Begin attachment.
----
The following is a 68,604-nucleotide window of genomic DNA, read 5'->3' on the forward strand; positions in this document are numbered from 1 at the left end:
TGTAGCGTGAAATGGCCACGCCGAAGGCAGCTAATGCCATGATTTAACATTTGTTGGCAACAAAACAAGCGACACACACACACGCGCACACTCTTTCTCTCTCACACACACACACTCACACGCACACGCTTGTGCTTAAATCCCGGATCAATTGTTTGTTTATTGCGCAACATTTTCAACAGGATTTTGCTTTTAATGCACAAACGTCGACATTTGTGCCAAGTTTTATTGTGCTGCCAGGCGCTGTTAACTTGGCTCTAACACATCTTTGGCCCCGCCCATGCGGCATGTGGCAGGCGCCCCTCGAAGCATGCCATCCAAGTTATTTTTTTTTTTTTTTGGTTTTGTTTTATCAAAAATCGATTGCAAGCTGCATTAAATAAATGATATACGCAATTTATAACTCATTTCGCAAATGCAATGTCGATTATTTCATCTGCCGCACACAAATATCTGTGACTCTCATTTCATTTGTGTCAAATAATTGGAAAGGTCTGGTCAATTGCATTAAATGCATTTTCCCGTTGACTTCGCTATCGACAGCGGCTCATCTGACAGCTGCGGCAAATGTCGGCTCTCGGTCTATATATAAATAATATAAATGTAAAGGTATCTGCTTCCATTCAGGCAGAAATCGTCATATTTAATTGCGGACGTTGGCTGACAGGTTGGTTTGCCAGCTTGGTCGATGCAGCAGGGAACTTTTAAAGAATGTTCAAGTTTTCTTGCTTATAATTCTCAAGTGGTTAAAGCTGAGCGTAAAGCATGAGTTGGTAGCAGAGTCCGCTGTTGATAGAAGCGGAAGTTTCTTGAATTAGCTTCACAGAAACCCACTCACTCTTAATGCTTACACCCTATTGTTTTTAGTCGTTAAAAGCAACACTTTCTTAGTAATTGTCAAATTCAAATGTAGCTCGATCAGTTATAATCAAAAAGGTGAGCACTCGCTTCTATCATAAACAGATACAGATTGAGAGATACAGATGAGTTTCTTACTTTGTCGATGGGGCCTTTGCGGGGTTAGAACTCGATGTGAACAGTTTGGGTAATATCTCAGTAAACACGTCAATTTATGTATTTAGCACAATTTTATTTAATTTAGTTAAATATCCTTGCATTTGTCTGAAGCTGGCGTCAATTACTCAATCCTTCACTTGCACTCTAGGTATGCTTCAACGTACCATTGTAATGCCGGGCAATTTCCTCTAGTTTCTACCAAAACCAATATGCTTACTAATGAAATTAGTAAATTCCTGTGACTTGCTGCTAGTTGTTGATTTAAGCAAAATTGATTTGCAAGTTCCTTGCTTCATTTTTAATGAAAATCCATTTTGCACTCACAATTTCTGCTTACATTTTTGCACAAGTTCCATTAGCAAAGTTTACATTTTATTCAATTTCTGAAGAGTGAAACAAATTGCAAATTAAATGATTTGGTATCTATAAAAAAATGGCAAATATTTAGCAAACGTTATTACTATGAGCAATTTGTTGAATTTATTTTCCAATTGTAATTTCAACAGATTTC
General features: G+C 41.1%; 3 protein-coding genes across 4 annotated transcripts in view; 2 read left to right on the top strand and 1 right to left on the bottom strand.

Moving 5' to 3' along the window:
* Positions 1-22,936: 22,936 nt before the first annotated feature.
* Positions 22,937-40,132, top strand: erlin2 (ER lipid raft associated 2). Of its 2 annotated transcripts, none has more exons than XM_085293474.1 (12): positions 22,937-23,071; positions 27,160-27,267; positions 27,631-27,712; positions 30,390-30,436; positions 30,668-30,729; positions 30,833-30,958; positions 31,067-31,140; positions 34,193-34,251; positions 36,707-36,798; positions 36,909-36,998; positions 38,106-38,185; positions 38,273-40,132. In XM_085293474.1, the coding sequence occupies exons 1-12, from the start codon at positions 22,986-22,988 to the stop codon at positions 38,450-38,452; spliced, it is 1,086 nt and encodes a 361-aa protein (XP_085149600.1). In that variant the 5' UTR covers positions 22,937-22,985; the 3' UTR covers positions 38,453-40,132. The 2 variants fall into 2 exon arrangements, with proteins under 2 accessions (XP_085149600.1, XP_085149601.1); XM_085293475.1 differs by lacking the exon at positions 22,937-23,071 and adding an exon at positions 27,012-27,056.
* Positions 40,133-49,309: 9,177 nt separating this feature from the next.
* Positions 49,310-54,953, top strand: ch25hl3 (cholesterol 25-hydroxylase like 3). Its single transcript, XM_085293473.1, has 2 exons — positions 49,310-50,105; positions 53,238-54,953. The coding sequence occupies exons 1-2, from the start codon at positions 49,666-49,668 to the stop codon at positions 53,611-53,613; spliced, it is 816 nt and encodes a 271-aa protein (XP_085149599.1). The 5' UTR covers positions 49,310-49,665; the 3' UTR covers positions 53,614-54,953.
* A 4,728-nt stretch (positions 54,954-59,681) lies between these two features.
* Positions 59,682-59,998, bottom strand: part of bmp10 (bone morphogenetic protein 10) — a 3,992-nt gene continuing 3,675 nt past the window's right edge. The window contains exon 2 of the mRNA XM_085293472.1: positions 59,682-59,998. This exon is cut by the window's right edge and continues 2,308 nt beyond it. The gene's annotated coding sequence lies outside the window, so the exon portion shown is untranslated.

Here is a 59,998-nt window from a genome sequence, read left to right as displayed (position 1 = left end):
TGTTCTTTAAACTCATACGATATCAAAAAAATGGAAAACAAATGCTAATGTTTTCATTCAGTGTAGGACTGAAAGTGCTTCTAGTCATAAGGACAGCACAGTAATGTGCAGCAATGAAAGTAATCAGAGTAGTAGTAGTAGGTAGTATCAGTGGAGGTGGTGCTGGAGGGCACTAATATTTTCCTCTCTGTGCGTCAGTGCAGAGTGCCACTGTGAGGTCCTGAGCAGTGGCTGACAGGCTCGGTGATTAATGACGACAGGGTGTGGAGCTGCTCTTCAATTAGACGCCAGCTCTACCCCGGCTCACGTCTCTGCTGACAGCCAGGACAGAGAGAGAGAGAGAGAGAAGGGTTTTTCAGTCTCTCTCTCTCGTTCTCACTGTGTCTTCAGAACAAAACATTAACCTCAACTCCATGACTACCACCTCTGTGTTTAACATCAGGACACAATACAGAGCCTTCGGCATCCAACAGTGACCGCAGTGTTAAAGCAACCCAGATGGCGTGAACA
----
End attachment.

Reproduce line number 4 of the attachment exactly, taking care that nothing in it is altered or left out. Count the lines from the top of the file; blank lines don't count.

Moving 5' to 3' along the window: